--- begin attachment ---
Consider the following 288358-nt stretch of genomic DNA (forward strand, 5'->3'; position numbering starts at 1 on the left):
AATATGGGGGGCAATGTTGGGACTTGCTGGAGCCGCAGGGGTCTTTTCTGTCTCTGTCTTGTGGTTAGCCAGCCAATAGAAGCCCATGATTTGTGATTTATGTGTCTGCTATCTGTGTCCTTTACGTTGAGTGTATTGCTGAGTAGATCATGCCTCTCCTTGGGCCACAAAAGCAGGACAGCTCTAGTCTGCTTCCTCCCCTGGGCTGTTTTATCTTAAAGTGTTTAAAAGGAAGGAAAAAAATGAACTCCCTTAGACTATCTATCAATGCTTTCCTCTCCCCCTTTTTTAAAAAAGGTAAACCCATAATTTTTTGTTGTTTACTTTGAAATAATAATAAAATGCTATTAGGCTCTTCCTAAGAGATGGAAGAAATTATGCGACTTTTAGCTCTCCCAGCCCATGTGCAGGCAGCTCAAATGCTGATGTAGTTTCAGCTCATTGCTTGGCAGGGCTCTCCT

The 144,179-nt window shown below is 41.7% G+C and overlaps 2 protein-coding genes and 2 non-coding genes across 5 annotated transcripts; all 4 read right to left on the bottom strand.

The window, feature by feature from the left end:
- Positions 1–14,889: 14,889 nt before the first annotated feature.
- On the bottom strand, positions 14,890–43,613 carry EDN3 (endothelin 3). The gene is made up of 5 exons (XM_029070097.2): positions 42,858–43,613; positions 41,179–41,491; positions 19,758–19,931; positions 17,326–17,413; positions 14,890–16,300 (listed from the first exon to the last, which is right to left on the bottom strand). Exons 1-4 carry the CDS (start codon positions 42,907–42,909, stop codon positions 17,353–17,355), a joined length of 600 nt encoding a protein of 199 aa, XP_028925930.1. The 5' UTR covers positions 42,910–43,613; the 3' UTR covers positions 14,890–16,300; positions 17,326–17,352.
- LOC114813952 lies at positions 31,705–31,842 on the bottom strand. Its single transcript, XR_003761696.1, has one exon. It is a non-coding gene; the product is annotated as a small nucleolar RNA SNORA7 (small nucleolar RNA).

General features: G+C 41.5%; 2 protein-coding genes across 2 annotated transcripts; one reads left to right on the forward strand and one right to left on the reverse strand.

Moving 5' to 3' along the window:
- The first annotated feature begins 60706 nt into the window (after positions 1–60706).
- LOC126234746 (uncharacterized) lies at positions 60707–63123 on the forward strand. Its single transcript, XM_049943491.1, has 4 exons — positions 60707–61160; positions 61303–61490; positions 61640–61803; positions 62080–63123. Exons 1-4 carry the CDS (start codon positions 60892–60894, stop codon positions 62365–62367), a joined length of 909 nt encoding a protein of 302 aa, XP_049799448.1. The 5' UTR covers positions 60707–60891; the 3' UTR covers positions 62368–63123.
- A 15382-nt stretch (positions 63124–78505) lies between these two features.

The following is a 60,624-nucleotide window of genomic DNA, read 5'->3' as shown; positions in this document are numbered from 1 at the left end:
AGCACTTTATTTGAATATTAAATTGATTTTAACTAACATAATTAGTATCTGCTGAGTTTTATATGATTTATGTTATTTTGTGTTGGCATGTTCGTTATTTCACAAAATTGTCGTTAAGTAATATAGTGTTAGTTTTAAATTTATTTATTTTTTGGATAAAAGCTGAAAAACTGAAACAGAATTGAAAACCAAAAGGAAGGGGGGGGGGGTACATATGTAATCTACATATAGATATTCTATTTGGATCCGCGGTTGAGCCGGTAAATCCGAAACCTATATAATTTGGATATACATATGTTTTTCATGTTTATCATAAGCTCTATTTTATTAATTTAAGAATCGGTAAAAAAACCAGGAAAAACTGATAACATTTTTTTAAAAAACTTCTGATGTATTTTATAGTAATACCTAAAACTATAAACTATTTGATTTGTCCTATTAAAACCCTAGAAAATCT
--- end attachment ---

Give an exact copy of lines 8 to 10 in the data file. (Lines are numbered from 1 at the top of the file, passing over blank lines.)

General features: G+C 41.5%; 2 protein-coding genes across 2 annotated transcripts; one reads left to right on the forward strand and one right to left on the reverse strand.

Moving 5' to 3' along the window:
- The first annotated feature begins 60706 nt into the window (after positions 1–60706).